Binding of lysinSM1 to fibrinogen

Since fibrinogen is a key factor in the pathogenesis of infective endocarditis, and because it is a receptor for some bacterial adhesins [7], [22], [23], [24], [25], [26], we further investigated the interaction of this protein with lysinSM1. We first assessed the binding of the increasing concentrations of FLAGlysinSM1 to human fibrinogen (3 µg/ml) immobilized in microtiter wells. In control studies, no significant binding of fibrinogen by FLAG-tagged alkaline phosphatase (FLAGAP) was detected (Figure S2). In contrast, FLAGlysinSM1 showed significant binding to immobilized fibrinogen, which increased in direct proportion to the amount of protein applied (Fig. 4A). At concentrations above 125 µg/ml FLAGlysinSM1, binding reached a plateau, indicating that it was saturated. In addition, the binding of FLAGlysinSM1 to immobilized fibrinogen was effectively blocked by both unlabeled lysinSM1 and fibrinogen (Fig. 4B). Similar levels of lysin binding were seen with rat fibrinogen, the host used for our subsequent virulence assays (Figure S3).

Figure 4. Lysin-fibrinogen binding.

(A) Binding of FLAGlysinSM1 to immobilized human fibrinogen. X-axis indicates concentration of FLAGlysinSM1 incubated with fibrinogen. (B) Inhibition of FLAGlysinSM1 binding to immobilized fibrinogen by unlabelled lysinSM1 or fibrinogen. The binding of FLAGlysinSM1 (3 µg/ml) to immobilized fibrinogen was tested in buffer containing 0 to 1,000 µg/ml of lysinSM1 or fibrinogen. *  = P<0.05, as compared with 0 µg/ml. (C) Fibrinogen binding to immobilized FLAGlysinSM1, unlabelled lysinSM1, or FLAGAP. Concentrations indicate amount of protein added. Bars are the means (± S.D.) of triplicate results from a representative experiment. (D) Binding of FLAGlysinSM1 to fibrinogen by far Western blotting. Fibrinogen was separated by SDS-PAGE and stained with Coomassie blue (panel 1) or transferred to nitrocellulose and probed with FLAGlysinSM1 (panel 2). The three bands detected in panel 1 correspond to Aα, Bβ, γ chains of fibrinogen. Numbers indicate molecular mass. Binding of FLAGlysinSM1 to the Aα and Bβ chains was readily observed, but not to the γ chain (panel 2).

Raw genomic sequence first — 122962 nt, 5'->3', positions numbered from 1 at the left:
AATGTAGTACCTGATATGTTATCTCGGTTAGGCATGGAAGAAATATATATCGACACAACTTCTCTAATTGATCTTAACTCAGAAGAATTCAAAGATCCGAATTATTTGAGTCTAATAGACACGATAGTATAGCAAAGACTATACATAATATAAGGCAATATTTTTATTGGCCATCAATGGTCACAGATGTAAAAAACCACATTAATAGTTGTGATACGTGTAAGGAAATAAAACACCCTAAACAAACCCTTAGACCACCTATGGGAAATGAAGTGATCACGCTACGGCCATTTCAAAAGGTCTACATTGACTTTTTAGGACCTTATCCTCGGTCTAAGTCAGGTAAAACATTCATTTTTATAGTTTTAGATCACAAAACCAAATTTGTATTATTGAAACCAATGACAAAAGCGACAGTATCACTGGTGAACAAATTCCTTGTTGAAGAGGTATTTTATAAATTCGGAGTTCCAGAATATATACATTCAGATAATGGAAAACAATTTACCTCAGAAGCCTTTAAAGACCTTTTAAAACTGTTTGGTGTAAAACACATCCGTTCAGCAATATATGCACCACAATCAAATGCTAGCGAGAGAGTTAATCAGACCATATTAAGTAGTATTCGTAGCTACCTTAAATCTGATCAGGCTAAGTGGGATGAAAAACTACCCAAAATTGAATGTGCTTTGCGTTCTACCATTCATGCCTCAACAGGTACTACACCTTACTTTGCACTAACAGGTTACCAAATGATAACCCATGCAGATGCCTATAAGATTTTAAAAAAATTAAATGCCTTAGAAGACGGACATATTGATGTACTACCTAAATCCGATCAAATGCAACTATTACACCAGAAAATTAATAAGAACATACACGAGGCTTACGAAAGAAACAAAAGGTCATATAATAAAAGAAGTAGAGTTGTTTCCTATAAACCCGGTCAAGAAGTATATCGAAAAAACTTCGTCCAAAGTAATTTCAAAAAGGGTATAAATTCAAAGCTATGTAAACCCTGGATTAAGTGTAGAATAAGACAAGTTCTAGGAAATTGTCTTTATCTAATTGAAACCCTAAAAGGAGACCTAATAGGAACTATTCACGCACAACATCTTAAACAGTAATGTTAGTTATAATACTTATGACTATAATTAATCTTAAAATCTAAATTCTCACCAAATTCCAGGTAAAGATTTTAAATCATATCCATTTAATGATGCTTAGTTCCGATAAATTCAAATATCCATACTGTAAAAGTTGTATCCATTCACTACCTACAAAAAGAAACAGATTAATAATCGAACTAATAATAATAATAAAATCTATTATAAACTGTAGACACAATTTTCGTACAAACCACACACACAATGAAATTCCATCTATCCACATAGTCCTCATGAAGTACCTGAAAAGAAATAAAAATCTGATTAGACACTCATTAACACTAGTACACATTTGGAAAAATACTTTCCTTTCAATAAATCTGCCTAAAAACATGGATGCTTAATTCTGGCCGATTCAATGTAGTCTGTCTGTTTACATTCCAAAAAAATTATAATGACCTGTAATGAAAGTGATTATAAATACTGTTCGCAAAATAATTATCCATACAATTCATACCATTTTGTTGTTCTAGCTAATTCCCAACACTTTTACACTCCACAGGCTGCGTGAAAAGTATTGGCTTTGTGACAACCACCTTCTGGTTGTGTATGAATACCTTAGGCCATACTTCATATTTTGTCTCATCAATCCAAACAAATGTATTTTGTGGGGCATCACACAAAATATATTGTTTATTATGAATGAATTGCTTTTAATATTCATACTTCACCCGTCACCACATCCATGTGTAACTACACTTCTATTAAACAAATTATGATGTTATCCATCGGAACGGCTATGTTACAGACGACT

For some bacteria, binding to fibrinogen is dependent on whether the protein is in solution or immobilized on a surface. For example, Group A and G streptococci can bind both soluble and immobilized forms of fibrinogen, whereas several oral streptococci appear to bind only immobilized fibrinogen [27], [28], [29]. To assess whether fibrinogen binding by lysinSM1 was phase-dependent, we reversed the binding conditions, such that FLAGlysinSM1, untagged lysinSM1, and FLAGAP (all at 10 µg/ml) were immobilized in microtiter wells, and probed with the increasing concentration of fibrinogen in solution. Under these conditions, fibrinogen was still found to bind lysinSM1 and FLAGlysinSM1 comparably, whereas no significant binding to FLAGAP was detected (Fig. 4C).